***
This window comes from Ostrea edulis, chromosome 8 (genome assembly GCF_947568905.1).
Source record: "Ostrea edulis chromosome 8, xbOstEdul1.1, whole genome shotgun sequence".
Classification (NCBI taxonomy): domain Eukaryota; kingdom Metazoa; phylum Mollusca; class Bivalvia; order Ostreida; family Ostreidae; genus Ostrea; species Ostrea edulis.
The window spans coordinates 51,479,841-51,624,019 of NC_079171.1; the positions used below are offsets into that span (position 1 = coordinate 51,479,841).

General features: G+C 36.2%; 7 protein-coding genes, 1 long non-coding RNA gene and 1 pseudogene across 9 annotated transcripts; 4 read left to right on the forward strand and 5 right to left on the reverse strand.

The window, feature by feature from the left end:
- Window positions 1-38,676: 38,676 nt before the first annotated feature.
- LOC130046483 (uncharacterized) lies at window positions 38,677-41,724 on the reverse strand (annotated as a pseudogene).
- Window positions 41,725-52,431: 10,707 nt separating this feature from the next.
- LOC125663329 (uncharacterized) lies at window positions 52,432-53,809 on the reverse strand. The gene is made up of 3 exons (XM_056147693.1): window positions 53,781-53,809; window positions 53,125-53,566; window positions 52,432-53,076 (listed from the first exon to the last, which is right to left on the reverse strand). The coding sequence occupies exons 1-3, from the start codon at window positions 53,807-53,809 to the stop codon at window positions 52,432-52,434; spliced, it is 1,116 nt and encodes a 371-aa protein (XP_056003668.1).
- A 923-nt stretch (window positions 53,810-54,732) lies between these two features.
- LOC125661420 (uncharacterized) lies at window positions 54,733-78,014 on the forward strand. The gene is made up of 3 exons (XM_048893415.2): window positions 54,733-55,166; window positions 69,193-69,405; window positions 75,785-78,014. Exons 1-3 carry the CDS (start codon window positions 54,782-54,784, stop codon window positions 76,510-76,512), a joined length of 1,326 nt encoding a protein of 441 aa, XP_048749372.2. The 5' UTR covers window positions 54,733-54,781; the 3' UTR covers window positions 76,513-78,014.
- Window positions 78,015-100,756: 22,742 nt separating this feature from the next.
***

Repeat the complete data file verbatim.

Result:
This window comes from Ostrea edulis, chromosome 8 (genome assembly GCF_947568905.1).
Source record: "Ostrea edulis chromosome 8, xbOstEdul1.1, whole genome shotgun sequence".
Classification (NCBI taxonomy): domain Eukaryota; kingdom Metazoa; phylum Mollusca; class Bivalvia; order Ostreida; family Ostreidae; genus Ostrea; species Ostrea edulis.
The window spans coordinates 51,479,841-51,624,019 of NC_079171.1; the positions used below are offsets into that span (position 1 = coordinate 51,479,841).

General features: G+C 36.2%; 7 protein-coding genes, 1 long non-coding RNA gene and 1 pseudogene across 9 annotated transcripts; 4 read left to right on the forward strand and 5 right to left on the reverse strand.

The window, feature by feature from the left end:
- Window positions 1-38,676: 38,676 nt before the first annotated feature.
- LOC130046483 (uncharacterized) lies at window positions 38,677-41,724 on the reverse strand (annotated as a pseudogene).
- Window positions 41,725-52,431: 10,707 nt separating this feature from the next.
- LOC125663329 (uncharacterized) lies at window positions 52,432-53,809 on the reverse strand. The gene is made up of 3 exons (XM_056147693.1): window positions 53,781-53,809; window positions 53,125-53,566; window positions 52,432-53,076 (listed from the first exon to the last, which is right to left on the reverse strand). The coding sequence occupies exons 1-3, from the start codon at window positions 53,807-53,809 to the stop codon at window positions 52,432-52,434; spliced, it is 1,116 nt and encodes a 371-aa protein (XP_056003668.1).
- A 923-nt stretch (window positions 53,810-54,732) lies between these two features.
- LOC125661420 (uncharacterized) lies at window positions 54,733-78,014 on the forward strand. The gene is made up of 3 exons (XM_048893415.2): window positions 54,733-55,166; window positions 69,193-69,405; window positions 75,785-78,014. Exons 1-3 carry the CDS (start codon window positions 54,782-54,784, stop codon window positions 76,510-76,512), a joined length of 1,326 nt encoding a protein of 441 aa, XP_048749372.2. The 5' UTR covers window positions 54,733-54,781; the 3' UTR covers window positions 76,513-78,014.
- Window positions 78,015-100,756: 22,742 nt separating this feature from the next.